In addition, in low-pressure wells with multiple open intervals, conducting effective stimulation treatments using chemical diverters or foamed fluids is not always the best alternative.
For cases with multiple areas, stimulation using coiled tubing (CT) is optimal to help ensure stimulation in areas where new intervals have been created as a result of having previous intervals which had preferential acceptance of fluids.
The purpose of this study is to show how stimulation using CT has evolved from using conventional, rotary, and hydraulic-cleaning tools to the development of a new application for stimulation tools, which helps achieve better placement of acid treatment systems.
The advantages obtained with this new application are
• Water cut can be reduced with this technique to help ensure intervals near the water-oil contact are not encouraged.
• It can handle higher pumping rates for effective removal of the damage.
• Penetration of the stimulation fluids was evaluated using radioactive isotopes, and spectral recordings were taken to assess the depth of stimulated intervals, placement and an estimate of the treatment volume, and the radial penetration of fluids.
• Fluid flowback is faster, which saves time on installation and introduction of CT for interventions.
• This acid-stimulation placement technique is the best way to stimulate wells with more than two intervals when selective treatments are required.
Abdul Rahman, Afizza Anis (Petronas) | Hamzah, Nurul Ezalina (Petronas Carigali Sdn Bhd) | Ahmad Fauzi, Nurfaridah Bt (Petronas Carigali Sdn Bhd) | Safiin, Norhisham (Petronas Carigali Sdn Bhd) | Khalid, Zaidan B. (Petronas Carigali) | Syaifullah, Nalom (Petronas Carigali Sdn Bhd) | Jenie, John R. (Schlumberger) | El-hariry, Haitham Fouad (Schlumberger)
The sustained and relatively high value of oil and natural gas has resulted in an unprecedented level of drilling activity and implementation of innovative methods to recover as much hydrocarbon as possible, and as quickly as possible. The resulting demand for conventional drilling rigs for programs has forced the rates high and the availability low, making use of the units difficult to justify for use in declining fields with less significant amounts of recoverable product. The by-passed reserves remaining accessible in these depleted fields exist in volumes worthy of pursuit, but must be done economically.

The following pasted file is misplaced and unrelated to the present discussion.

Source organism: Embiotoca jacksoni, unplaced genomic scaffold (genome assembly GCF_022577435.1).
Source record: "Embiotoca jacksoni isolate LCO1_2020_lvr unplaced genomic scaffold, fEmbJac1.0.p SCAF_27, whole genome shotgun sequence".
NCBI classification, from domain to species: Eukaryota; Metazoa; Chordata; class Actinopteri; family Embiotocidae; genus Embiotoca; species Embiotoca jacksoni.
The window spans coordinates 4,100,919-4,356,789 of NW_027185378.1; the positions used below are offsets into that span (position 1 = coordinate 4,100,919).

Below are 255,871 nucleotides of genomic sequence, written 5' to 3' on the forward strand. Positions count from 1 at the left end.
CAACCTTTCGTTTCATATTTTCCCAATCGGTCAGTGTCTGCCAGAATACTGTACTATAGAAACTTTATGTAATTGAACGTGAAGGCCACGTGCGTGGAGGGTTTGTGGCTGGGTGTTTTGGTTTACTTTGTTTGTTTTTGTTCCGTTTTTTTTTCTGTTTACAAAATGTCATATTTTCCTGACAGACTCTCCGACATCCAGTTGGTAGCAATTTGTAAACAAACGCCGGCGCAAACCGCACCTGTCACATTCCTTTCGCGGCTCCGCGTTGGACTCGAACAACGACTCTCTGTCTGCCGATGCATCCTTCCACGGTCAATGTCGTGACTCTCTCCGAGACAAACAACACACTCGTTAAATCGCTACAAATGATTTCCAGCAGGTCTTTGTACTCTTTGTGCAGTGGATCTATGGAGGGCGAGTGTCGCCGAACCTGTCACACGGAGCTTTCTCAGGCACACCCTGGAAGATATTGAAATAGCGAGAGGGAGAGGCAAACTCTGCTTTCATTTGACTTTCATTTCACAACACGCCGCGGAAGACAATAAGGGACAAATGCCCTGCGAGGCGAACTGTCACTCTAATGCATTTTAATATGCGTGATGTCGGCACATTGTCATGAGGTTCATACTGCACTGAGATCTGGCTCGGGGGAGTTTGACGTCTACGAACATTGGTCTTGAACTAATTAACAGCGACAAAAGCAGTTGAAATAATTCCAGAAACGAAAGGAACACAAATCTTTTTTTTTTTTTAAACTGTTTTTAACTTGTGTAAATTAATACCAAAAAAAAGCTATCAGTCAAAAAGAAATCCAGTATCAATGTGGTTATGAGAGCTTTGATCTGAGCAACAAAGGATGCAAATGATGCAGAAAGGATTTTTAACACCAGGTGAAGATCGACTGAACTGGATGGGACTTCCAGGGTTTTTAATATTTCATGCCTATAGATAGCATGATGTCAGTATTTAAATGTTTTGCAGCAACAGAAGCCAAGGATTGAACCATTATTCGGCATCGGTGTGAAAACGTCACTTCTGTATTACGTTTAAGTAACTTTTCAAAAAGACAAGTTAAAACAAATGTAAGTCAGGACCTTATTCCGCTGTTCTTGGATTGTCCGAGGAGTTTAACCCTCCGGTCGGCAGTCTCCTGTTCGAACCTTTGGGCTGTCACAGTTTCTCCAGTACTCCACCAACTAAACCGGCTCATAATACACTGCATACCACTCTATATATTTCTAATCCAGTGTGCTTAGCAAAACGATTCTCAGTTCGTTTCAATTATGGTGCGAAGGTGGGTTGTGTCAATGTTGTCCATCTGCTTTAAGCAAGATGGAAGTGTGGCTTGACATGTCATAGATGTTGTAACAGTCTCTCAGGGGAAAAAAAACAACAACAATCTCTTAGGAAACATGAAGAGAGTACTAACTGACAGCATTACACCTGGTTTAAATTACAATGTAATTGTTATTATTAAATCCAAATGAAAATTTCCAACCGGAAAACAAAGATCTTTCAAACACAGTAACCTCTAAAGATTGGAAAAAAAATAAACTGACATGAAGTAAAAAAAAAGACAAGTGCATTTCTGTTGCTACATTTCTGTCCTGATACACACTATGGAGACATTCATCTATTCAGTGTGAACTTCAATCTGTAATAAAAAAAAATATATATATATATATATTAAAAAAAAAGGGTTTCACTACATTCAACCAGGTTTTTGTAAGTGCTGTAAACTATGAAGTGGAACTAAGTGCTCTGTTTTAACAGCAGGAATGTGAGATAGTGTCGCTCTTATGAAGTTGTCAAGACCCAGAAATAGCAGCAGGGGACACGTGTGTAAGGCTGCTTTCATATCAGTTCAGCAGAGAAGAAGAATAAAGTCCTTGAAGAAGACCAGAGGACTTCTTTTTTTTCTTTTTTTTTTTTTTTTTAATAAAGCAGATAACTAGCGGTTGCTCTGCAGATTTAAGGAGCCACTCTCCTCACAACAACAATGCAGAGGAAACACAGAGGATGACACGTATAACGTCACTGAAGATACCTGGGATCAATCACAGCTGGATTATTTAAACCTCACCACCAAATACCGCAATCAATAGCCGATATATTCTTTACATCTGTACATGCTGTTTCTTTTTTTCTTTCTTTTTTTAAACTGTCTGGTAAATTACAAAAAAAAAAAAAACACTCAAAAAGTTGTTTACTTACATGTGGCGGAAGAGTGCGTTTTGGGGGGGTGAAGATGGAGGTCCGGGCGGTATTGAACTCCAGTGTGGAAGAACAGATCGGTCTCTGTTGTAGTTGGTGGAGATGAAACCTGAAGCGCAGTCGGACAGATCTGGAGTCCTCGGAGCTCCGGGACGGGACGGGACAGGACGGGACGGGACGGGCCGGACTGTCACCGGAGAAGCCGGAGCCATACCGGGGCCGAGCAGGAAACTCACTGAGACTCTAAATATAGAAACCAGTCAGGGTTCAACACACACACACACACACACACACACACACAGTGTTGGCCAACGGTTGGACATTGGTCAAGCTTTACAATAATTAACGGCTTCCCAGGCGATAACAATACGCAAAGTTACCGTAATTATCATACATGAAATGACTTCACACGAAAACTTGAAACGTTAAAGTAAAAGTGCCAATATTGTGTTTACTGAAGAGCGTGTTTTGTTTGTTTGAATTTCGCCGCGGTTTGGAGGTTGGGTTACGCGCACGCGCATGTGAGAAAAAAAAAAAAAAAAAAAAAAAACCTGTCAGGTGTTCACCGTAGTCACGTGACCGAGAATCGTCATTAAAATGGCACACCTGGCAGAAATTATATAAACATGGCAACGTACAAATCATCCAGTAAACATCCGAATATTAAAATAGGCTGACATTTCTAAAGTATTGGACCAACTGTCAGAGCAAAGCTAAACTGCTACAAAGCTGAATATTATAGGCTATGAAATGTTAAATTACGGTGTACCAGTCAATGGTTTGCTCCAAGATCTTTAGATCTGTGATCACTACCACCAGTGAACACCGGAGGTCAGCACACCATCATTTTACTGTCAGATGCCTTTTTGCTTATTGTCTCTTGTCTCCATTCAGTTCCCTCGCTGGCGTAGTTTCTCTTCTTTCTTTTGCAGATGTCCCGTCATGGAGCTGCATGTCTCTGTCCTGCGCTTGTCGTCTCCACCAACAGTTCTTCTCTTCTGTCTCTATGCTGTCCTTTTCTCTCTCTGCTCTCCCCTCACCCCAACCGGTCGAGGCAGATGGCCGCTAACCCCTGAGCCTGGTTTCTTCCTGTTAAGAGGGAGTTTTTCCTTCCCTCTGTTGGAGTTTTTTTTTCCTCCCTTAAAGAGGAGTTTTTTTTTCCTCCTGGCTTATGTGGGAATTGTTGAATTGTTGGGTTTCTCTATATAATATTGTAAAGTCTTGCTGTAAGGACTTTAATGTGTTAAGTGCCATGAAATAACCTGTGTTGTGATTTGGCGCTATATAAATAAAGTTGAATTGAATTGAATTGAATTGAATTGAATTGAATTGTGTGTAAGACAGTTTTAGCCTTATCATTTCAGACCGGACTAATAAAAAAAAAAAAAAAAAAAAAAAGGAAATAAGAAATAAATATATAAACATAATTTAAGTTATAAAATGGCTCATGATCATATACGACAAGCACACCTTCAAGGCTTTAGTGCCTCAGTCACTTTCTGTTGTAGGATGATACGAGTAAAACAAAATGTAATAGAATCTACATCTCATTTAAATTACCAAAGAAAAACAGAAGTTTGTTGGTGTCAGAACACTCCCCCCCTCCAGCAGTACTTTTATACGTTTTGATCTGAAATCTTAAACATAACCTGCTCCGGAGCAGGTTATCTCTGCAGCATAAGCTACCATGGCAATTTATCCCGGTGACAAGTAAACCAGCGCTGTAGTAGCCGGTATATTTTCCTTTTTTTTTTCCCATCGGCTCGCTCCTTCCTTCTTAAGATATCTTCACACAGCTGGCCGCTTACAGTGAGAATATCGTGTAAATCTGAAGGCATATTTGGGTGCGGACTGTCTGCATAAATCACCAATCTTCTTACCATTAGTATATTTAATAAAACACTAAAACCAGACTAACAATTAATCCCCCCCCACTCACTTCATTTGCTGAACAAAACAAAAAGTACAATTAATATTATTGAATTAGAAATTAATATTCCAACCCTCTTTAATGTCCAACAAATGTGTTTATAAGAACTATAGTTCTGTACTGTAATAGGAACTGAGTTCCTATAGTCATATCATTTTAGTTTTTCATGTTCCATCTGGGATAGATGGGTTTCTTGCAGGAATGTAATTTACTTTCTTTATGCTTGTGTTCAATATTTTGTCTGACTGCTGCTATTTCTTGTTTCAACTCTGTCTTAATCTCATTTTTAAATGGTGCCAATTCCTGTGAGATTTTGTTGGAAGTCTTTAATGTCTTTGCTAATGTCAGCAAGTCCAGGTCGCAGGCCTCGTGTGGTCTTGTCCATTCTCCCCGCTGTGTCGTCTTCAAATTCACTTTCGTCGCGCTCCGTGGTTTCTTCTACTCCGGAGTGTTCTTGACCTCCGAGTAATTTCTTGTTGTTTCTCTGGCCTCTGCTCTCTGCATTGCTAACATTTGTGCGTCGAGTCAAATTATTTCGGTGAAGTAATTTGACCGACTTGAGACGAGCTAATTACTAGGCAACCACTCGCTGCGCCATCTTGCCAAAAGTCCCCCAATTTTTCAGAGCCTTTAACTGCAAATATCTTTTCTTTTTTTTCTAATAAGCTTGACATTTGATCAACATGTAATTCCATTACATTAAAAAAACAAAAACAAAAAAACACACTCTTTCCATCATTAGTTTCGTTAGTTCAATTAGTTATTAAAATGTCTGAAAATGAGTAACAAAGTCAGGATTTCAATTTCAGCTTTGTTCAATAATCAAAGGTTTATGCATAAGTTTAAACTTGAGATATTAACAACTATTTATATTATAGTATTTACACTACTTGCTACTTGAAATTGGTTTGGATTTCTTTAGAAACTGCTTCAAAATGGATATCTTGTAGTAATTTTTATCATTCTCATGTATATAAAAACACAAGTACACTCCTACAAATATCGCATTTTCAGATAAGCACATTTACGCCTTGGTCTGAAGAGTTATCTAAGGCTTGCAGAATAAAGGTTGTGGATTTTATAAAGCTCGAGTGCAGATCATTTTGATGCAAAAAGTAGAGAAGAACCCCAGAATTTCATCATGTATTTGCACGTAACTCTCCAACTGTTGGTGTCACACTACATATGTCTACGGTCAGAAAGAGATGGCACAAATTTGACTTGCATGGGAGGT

In many fields, operators, either intentionally or unintentionally, bypass pay zones during initial development by focusing only on the best zones. Accessing bypassed thinly laminated formations can be economically attractive but poses several challenges, especially due to aged platforms and completion string in place, also offshore environment is adding its own challenges.
Coiled Tubing Drilling (CTD) has yet to establish itself in an offshore environment. Numerous one-off projects have been tried, but commitment was never made to a number of wells to see through the learning curve and realize the potential of the application. Offshore South China Sea have a huge quantity of candidates on existing installations, installations that, due to water depths and sub sea conditions require large, expensive rigs to drill or re-enter wells. Technically the wells can be accessed with coiled tubing with drilling parameters seen regularly in other projects. The challenges for this pilot project will be equipment specification and set up, efficiently exiting the casing, and management of wellbore stability in open hole drilling and completion techniques.
The main objective of this pilot project is to bring proven technology to offshore environment to access small bypassed reserves economically and provide an alternative to conventional drilling. The well candidates were selected with strict work scope to avoid going beyond the regular CTD application to ensure learning curve and lessons learned can be implemented throughout the project and achieve the objective.
This paper will described the preparation, execution, achievement and lessons learned from this 4 wells pilot project in offshore South China Sea.
During well intervention, control of the well is dependent on the integrity of the intervention-service provider's pressure-containing equipment. The service company's equipment becomes a safety critical element of the duty holder's safety case. Also, control of the pipe string being inserted into the well during HWO is critical to successful well control.